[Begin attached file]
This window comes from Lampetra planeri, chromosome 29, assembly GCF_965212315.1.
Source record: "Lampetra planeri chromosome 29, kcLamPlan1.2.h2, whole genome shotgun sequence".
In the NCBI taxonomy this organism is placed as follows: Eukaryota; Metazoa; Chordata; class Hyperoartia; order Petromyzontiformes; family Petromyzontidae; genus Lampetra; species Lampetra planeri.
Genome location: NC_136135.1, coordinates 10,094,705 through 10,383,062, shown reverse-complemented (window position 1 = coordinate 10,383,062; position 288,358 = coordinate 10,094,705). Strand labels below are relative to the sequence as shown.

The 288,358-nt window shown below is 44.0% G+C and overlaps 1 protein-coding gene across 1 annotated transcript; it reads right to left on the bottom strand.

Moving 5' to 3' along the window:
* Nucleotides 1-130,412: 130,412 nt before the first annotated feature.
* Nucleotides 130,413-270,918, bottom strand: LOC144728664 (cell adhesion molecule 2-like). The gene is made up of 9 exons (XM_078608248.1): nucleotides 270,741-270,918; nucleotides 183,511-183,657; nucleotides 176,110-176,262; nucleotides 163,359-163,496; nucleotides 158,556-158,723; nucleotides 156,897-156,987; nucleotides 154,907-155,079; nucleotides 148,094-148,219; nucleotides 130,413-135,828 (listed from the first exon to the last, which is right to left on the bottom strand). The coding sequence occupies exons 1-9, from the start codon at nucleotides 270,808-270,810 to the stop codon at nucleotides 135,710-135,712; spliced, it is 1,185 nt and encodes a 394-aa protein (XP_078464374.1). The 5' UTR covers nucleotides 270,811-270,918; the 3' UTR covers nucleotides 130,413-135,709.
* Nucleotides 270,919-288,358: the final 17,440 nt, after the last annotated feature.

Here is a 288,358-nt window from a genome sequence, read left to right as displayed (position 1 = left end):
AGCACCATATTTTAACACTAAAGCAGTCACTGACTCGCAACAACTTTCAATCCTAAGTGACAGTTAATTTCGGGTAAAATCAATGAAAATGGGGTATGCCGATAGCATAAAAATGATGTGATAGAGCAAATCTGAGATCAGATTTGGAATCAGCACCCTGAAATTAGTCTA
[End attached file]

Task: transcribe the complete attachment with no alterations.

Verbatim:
This window comes from Lampetra planeri, chromosome 29, assembly GCF_965212315.1.
Source record: "Lampetra planeri chromosome 29, kcLamPlan1.2.h2, whole genome shotgun sequence".
In the NCBI taxonomy this organism is placed as follows: Eukaryota; Metazoa; Chordata; class Hyperoartia; order Petromyzontiformes; family Petromyzontidae; genus Lampetra; species Lampetra planeri.
Genome location: NC_136135.1, coordinates 10,094,705 through 10,383,062, shown reverse-complemented (window position 1 = coordinate 10,383,062; position 288,358 = coordinate 10,094,705). Strand labels below are relative to the sequence as shown.

The 288,358-nt window shown below is 44.0% G+C and overlaps 1 protein-coding gene across 1 annotated transcript; it reads right to left on the bottom strand.

Moving 5' to 3' along the window:
* Nucleotides 1-130,412: 130,412 nt before the first annotated feature.
* Nucleotides 130,413-270,918, bottom strand: LOC144728664 (cell adhesion molecule 2-like). The gene is made up of 9 exons (XM_078608248.1): nucleotides 270,741-270,918; nucleotides 183,511-183,657; nucleotides 176,110-176,262; nucleotides 163,359-163,496; nucleotides 158,556-158,723; nucleotides 156,897-156,987; nucleotides 154,907-155,079; nucleotides 148,094-148,219; nucleotides 130,413-135,828 (listed from the first exon to the last, which is right to left on the bottom strand). The coding sequence occupies exons 1-9, from the start codon at nucleotides 270,808-270,810 to the stop codon at nucleotides 135,710-135,712; spliced, it is 1,185 nt and encodes a 394-aa protein (XP_078464374.1). The 5' UTR covers nucleotides 270,811-270,918; the 3' UTR covers nucleotides 130,413-135,709.
* Nucleotides 270,919-288,358: the final 17,440 nt, after the last annotated feature.

Here is a 288,358-nt window from a genome sequence, read left to right as displayed (position 1 = left end):
AGCACCATATTTTAACACTAAAGCAGTCACTGACTCGCAACAACTTTCAATCCTAAGTGACAGTTAATTTCGGGTAAAATCAATGAAAATGGGGTATGCCGATAGCATAAAAATGATGTGATAGAGCAAATCTGAGATCAGATTTGGAATCAGCACCCTGAAATTAGTCTA